And just… make the contact.

Dates, Times, and Contracts

Seriously. Know what your schedule looks like. Go in with an open mind. Have your calendar in check.

From the start of recording to the end of recording should be anywhere between a few weeks and a month. Maybe. Hopefully. Depends on what they have going on. At some point in that, there will be a 15 minute check you need to do. Plan for that. 

Once the audiobook is complete, you need to do Proofing. That will take you at least two weeks of solid work. It’s exhausting, mentally. Plan for it.

From there, edits will be fast, or should be, at which point you will then pay before submitting it. So, plan to pay approximately 6-8 weeks after recording begins.

And then, plan for it to take 2-4 weeks for quality control on whatever platform you choose before it goes live.


Whatever website you use will most likely have one built in, but sign it. Sign the contract. Agree to work with them. AND PAY THEM SPEEDILY WHEN THE TIME COMES. Don’t make them wait on that!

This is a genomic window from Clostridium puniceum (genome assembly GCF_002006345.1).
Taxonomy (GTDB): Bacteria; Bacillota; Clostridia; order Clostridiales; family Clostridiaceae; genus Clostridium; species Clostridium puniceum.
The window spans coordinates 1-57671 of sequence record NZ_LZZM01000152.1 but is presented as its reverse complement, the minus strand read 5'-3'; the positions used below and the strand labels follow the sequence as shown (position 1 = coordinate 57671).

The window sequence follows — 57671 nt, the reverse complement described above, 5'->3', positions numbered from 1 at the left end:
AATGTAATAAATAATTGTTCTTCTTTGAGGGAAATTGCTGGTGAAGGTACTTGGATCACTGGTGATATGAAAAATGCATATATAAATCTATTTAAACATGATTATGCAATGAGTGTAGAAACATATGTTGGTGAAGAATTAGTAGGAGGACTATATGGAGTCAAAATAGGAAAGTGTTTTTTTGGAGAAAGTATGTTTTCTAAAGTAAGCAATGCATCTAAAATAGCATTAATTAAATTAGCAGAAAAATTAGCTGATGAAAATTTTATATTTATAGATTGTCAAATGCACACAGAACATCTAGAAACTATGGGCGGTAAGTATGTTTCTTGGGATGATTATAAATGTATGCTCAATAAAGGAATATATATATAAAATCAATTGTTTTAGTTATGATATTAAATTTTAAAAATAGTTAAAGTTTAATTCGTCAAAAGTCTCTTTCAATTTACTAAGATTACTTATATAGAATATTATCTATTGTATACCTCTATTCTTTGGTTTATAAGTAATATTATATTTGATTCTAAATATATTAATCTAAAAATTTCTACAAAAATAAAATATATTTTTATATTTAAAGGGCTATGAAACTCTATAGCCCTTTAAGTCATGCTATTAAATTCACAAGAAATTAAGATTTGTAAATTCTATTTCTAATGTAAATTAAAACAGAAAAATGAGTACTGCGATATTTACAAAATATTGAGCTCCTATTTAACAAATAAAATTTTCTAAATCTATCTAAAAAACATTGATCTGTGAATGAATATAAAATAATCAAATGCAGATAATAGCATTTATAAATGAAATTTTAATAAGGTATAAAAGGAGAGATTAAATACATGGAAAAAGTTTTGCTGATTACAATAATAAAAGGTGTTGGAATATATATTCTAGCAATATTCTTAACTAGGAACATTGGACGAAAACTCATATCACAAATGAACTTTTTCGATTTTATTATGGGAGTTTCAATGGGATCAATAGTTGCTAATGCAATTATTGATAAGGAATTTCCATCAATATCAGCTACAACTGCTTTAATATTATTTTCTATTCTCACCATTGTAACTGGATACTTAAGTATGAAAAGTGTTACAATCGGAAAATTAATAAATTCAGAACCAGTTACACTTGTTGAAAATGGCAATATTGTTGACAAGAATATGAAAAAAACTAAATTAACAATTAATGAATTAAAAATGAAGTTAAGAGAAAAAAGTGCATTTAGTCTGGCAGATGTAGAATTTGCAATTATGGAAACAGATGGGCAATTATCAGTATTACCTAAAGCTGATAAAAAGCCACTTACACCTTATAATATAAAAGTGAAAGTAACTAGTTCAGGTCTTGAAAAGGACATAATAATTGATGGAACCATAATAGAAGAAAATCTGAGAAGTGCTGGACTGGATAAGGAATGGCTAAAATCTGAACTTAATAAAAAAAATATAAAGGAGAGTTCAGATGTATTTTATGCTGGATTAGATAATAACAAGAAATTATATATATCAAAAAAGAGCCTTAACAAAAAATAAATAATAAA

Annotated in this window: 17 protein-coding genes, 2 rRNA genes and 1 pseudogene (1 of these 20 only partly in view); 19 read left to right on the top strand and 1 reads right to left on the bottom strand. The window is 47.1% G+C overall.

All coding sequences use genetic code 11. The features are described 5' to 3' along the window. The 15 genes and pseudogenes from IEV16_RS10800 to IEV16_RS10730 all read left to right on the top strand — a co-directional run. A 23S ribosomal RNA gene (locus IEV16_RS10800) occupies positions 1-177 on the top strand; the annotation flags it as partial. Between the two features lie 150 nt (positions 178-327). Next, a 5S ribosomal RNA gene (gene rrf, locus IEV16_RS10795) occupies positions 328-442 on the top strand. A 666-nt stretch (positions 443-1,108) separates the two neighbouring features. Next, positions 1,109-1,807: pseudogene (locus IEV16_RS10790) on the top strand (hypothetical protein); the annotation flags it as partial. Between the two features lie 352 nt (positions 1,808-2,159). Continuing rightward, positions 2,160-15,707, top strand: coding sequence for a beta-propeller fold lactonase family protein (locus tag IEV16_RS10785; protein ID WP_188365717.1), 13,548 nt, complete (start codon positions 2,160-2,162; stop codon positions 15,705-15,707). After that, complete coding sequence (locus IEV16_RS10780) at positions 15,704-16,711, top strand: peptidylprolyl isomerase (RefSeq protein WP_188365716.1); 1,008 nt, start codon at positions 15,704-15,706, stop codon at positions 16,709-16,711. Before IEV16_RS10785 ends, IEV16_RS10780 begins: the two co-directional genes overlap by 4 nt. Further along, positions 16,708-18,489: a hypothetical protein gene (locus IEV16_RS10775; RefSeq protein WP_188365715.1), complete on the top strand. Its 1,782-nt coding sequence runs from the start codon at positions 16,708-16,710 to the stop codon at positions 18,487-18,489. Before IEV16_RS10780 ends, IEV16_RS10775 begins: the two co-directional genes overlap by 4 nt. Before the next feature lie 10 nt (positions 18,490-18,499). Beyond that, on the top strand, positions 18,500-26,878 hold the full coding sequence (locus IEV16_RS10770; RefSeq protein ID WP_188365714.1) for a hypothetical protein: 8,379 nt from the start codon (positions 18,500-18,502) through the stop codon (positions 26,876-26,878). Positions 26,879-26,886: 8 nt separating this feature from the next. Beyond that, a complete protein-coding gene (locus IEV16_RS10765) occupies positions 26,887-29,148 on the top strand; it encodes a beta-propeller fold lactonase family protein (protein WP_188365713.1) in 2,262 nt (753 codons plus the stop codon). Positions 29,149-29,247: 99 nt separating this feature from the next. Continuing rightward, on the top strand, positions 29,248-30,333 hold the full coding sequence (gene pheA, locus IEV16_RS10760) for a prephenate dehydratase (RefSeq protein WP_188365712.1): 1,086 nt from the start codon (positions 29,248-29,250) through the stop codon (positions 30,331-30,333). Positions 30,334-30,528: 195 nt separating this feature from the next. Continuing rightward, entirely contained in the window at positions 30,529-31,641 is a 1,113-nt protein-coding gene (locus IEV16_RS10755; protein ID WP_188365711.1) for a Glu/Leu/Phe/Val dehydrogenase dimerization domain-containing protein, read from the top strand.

And from there… go in with an open mind… and get ready to promote your audiobook like a new release the second it goes live on Amazon or wherever you are most excited to sell it.


Now, you may have noticed that throughout this whole thing, I have not once mentioned using a production company. This is for a very good reason. This is for so many very good reasons. This is 100% a good question and yet…

*stares in I don’t want to get sued by anyone*

So, I do not have any personal experience with production companies, because I have been told horror stories. I’ve been told horror stories by authors and by narrators. And, I do not want to speak for any of them, nor do I want to give any stories that I did not fully understand or misrepresent scenarios. I do not want to try and even begin to give anything, because again…

*stares in I don’t want to get sued by anyone*

That stated. You can do this by yourself. You do not need to sell your rights to a production company to get your audiobook produced. You can do this all on your own. You can do this and have full control and be paid your royalties and have your own decisions have worth and just……

*stares in I don’t want to get sued by anyone*

No. Just. No.



You can do it. I believe in you.

Next time, we’ll be either talking about taxes, if my taxes are done, or we’ll be talking about my 2023 Q1 Author Stats… which is overdue!